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X-Men Origins: Wolverine

Fox // PG-13 // September 15, 2009
List Price: $39.99 [Buy now and save at Amazon]

Review by Adam Tyner | posted September 22, 2009 | E-mail the Author
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The secret origin of Wolverine -- revealed! Oh, wait, they did that in X2: X-Men United. Um, so...the secret origin of Wolverine -- revealed again!

Yeah, as if you couldn't guess from the title, X-Men Origins: Wolverine belts out the origin of Wolverine...y'know, from the X-Men. The movie opens by rolling the Wayback Machine to the 1800s in Not-Quite-Canada. Turns out that little James Howlett can make bony claws poke out between his knuckles, and following the Obligatory Tragic Childhood Backstory™ -- something about his father killing his other father, and that means the other-other father has to die too -- we get to see him scream, run at someone, then yell at the sky as a camera on a crane swoops back a couple hundred feet. That sets the stage for the rest of the movie, which is...well, Wolvie screaming, running at someone, then yelling at the sky as the camera pulls back. Lather, rinse, repeat.

Anyway, even though James Howlett is down two fathers, he kinda-sorta makes up for it by winding up with a half-brother. They can both heal inhumanly quickly, they both have superhuman senses, they're both near-immortal, and in the same way that James has retractable, foot-long bone-claws, his brother Victor can make his fingernails grow, like, another inch. Okay. Anyway, even though they're proto-Canadians, the montage-y title sequence shows Vic and James (now played by Liev Schreiber and Hugh Jackman) fighting in a parade of wars for the U.S. With each battle, Vic succumbs more and more to the animal within, and James...doesn't. Over in Da Nang or something in the '70s, Victor decides it's about time to rape one of the local villagers. A few other soldiers get in the way, and James -- not sure what's going
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on but wanting to protect his invincible, practically immortal brother anyway -- slaughters everyone in sight. The two of 'em wind up in front of a firing squad, but it doesn't really take.

Col. William Stryker (Danny Huston) fishes the Muttonchop Brothers out of the clink. He gives 'em a choice: they can either stay locked up as criminals -- poked and prodded like animals by the U.S. government -- or they can join an elite black-ops squad of mutant soldiers. Kinda goes without saying that Vic and James opt for Door #2. So, the roster of the Brotherhood of Military Mutants includes Ryan Reynolds, a reallyreallyreally good sniper, two dead schlubs from Lost, and that guy from the Black Eyed Peas. After their PG-13 siege on an African warlord's stronghold and a sleepy Nigerian village to track down a meteor rock, James decides he's not cut out to be a seasoned killer after all. His brother stays on the black-ops payroll while James changes his name and scuttles away to play lumberjack in the Great White North.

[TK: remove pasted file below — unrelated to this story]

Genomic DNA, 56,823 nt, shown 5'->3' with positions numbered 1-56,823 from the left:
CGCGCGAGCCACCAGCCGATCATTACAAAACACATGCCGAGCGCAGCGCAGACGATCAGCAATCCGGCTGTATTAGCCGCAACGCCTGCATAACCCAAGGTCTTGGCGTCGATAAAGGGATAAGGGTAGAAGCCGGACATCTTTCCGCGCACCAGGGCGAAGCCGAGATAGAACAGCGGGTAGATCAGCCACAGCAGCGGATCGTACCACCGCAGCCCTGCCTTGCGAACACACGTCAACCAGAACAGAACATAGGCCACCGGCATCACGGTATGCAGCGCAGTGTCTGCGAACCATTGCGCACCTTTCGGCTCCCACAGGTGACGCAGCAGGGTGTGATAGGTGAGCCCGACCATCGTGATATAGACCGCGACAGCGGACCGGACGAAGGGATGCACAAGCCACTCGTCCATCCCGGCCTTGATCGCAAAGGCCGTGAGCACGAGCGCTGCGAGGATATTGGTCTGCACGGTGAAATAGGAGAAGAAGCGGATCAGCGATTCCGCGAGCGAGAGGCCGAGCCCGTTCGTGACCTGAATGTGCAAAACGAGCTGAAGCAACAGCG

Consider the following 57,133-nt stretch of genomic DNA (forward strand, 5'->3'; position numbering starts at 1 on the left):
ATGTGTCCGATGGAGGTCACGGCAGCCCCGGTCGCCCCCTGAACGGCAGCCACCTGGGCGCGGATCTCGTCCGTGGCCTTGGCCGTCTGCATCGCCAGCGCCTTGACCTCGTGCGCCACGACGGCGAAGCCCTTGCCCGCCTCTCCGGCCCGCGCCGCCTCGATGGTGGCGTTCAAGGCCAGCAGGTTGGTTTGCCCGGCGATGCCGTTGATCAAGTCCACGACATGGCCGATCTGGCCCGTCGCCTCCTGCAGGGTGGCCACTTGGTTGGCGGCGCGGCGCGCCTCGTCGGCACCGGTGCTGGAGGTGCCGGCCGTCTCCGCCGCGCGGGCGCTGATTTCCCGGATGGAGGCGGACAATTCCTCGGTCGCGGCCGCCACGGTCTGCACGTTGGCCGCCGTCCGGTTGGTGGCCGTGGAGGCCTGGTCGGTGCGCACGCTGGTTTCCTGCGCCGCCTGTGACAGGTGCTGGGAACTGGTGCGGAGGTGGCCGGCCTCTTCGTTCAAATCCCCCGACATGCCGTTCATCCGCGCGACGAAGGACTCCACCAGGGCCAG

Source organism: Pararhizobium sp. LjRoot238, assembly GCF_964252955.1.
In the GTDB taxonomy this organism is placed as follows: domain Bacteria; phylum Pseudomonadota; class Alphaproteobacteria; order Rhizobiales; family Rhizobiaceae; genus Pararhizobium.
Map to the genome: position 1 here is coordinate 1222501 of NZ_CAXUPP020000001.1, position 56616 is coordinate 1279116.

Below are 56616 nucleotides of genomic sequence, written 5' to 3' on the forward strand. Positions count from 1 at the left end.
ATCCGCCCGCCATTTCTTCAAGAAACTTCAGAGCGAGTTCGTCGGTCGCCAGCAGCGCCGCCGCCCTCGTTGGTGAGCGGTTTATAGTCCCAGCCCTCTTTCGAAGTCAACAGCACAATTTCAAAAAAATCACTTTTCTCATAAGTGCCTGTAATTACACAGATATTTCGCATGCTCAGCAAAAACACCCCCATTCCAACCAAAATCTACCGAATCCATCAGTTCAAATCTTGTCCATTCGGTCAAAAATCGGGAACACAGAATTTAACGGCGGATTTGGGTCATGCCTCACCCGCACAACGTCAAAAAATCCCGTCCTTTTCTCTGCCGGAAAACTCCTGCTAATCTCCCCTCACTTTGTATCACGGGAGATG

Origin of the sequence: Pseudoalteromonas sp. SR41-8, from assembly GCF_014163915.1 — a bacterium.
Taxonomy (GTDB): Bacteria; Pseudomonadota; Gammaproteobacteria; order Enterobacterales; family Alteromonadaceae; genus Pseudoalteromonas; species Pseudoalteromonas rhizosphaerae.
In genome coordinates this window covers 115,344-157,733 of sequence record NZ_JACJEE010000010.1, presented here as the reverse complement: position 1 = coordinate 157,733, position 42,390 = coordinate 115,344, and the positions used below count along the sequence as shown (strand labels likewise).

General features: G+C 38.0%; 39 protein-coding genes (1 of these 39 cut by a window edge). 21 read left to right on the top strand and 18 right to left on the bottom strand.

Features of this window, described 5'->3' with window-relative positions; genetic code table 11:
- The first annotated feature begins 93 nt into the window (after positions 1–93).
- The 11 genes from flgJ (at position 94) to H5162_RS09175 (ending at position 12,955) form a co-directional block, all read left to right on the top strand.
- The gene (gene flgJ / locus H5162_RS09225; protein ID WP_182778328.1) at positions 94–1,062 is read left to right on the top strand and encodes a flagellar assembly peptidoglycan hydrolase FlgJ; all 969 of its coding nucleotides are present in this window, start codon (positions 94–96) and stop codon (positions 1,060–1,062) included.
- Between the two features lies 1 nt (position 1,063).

Six years later! Now going by the name of Logan, he's pulling $18K a year chopping down trees and has saddled up next to a cute Canuck school teacher. It's a simple life, sure, but he's least until RorschachStryker waltzes back in and tells him that someone's gunning for masks. Logan shrugs it off until he stumbles onto the lifeless body of his girlfriend, cueing up yet another in a long line of arms-outstretched-gutteral-primal-screaming aerial shots. Turns out that Victor's the bandleader behind this hit parade, and no one has any hope of taking him down except Logan: I mean, he's the best there is at what he does, and what he does ain't very nice. Even still, he has to suffer an agonizingly painful, half-billion dollar medical procedure that Stryker just happens to have prepped and ready to go. The man he once was is dead: now all that's left is Wolverine, and with an indestructable adamantium skeleton and molded razor-sharp blades that have somehow taken the place of his round, misshappen bone claws, he's ready to exact his revenge. Oh, but just in case you've forgotten what happened the last go-around with Stryker, he has his own finger-wagglingly sinister agenda, and the Weapon X program isn't the only mutant experiment he has on tap... ::cue ominous sting in the score::

Well, at least now I can say that X-Men: The Last Stand isn't the worst X-Flick anymore, so I guess that's gotta count for something. X-Men Origins: Wolverine (and I'm not going to use that mindnumbingly stupid title and just call it Wolverine from now on, okay?) is movie-making by committee: a bunch of marketeers had a poster and a release date, and they churned out whatever they could to carpetbomb a few thousand theaters in time. Borderline-nothing about it works.